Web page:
Without giving any important details away, I can tell you this book is gripping. I’m a bit of a space/sci-fi junky, and this book has it all: space, the Moon, chemicals, science, you name it. You even feel smart while reading this book since Weir made it scientifically accurate like he did The Martian. Of course, I’m sure there’s a slip up somewhere in the book that wouldn’t sit easy with the most trained engineer or chemist, but for the average reader, you’ll feel like you’ve already known all the information shared. And that’s a pretty nice feeling.

I’ll admit, the beginning of the book feels a bit empty and doesn’t grab your attention as much as I was hoping, but as soon as reach chapter 4 or 5, things start heating up. Colorful characters, a few jerks, and the occasional authority that Jasmine hates pop up throughout the story in ways that just work. I probably sound like Weir’s paying me to say this, but there’s nothing that doesn’t work in this book.

If I had to be nit-picky, I’d say the consistent use of sexual jokes is a bit much. I mean, it’s a space novel, not the next entry in 50 Shades of Gray. Of course, if there were one or two references I wouldn’t even have to mention them in this review, but at least to me, the excessive use of a few choice words is a bit much and, ironically, is a turn-off.

That being said, everything else about Artemis is delightful. The way Weir has envisioned a city on the Moon seems like it could actually happen at some point in the not-so-far-off future. The entire book balances itself between quick wit, scientific references, and the whole running-for-your-life-otherwise-you’ll-get-deported thing. I have to say, it’s one of the best books I’ve ever read, and if you buy it, you won’t regret it.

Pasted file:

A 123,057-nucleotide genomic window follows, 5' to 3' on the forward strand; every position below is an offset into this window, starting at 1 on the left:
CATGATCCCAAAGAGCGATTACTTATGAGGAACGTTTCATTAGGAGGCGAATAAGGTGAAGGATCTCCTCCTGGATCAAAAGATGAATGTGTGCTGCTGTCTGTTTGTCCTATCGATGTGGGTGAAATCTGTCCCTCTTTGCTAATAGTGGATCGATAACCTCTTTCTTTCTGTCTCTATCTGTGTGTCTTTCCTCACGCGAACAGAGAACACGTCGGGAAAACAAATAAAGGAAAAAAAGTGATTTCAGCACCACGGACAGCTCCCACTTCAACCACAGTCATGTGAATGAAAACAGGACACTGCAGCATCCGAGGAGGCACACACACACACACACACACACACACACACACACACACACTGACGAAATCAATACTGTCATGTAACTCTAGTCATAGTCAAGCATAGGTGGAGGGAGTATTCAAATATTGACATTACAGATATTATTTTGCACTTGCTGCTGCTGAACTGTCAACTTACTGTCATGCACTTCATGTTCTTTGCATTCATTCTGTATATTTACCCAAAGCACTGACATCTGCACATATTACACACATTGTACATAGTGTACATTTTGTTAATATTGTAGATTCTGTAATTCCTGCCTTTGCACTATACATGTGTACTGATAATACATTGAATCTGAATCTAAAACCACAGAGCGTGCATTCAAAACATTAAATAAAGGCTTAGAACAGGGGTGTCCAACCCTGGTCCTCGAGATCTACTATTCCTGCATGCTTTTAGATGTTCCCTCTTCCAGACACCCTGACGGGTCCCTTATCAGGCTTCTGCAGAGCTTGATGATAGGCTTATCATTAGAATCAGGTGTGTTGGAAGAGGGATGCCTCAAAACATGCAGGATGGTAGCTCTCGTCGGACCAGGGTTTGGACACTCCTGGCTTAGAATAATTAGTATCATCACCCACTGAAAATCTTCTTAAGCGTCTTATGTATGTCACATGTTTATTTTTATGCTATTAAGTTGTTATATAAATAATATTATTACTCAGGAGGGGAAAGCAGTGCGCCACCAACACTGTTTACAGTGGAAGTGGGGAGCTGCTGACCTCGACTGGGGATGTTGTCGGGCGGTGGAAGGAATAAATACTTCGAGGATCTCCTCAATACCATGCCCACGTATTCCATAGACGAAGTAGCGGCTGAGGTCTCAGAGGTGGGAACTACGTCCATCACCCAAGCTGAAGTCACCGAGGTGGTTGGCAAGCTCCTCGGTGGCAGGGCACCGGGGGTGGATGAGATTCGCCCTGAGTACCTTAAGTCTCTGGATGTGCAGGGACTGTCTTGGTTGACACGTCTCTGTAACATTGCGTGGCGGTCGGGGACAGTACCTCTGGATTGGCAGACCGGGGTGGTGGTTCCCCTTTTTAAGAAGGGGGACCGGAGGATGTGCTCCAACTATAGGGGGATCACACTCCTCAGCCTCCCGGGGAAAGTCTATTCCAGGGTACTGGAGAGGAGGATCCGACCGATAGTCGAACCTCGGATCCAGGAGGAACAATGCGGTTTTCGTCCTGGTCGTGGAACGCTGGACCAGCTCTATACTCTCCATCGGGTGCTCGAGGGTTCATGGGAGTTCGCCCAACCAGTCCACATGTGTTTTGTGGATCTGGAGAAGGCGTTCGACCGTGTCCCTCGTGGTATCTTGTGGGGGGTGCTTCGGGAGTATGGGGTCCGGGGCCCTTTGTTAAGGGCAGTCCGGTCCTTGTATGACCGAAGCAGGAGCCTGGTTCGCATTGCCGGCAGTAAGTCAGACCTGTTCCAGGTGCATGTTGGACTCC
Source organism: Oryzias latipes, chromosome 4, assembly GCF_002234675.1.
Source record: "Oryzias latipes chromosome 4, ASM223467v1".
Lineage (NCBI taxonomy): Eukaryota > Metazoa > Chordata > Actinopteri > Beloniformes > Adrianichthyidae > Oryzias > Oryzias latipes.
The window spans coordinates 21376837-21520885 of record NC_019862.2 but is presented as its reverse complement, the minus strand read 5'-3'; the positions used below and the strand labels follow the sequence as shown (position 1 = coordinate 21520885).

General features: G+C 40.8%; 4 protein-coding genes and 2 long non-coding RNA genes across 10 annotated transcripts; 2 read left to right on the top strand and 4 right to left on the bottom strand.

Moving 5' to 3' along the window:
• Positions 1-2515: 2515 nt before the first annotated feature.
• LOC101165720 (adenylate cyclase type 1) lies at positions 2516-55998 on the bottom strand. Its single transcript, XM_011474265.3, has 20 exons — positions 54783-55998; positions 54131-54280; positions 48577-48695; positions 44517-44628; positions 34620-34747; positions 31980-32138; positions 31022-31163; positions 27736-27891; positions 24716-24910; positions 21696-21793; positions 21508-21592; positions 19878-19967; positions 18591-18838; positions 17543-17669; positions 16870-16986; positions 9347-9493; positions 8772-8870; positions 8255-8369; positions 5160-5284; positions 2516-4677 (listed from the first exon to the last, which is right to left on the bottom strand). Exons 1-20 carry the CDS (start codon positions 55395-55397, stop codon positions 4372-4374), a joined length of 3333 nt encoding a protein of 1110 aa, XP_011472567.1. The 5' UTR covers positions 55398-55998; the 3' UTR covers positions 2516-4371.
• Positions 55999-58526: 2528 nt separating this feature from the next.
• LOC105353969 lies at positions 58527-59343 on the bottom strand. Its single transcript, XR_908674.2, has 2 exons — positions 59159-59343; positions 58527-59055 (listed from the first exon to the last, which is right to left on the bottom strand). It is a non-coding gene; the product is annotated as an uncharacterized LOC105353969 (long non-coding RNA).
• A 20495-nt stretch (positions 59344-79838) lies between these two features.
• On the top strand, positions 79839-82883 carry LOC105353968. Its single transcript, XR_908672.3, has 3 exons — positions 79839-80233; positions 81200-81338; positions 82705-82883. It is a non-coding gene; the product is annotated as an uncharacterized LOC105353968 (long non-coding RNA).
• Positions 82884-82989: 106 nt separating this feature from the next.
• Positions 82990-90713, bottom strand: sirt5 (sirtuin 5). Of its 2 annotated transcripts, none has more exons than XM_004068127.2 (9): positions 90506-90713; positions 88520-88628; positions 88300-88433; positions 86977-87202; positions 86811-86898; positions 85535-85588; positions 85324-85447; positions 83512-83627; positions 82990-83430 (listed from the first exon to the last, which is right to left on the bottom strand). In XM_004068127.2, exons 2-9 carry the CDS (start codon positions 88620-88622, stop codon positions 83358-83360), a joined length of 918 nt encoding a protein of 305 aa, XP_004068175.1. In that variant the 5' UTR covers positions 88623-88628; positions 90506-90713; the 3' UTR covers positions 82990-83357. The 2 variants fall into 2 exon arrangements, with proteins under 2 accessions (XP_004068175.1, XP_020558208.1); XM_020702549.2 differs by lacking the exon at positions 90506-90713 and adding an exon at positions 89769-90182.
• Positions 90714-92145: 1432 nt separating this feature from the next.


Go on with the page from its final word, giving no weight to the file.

For returning fans of Andy Weir, you’re probably wondering whether this book is any better than The Martian. Considering these books happen in two different places at two different time periods, it’s hard to compare the books to determine whether one’s better than the other. However, I can say you’ll immediately fall in love with it. Everything will feel familiar yet new with different twists and turns that will demand your attention. In a nutshell, you’ll probably like it as much as you did The Martian.

Oh yeah, and everyone eats Gunk on the Moon. You’ll find out why by picking up Artemis or by entering our giveaway and winning a free copy.

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Founder and executive editor at Matridox (formally MBEDDED). I've also founded and am the sitting CEO at MBEDDED Media, a new kind of media company. Lover of anything and everything involving technology. I know CSS and basic HTML to an extent. Writer, blogger, critic, coder, and self-certified genius. Oh, and I'm told I'm a legend, if that means anything to you.

1 comment on “Book Review: Artemis by Andy Weir [Spoiler-Free]

  1. Pingback: We’re Giving Away a Copy of Artemis by Andy Weir! – Matridox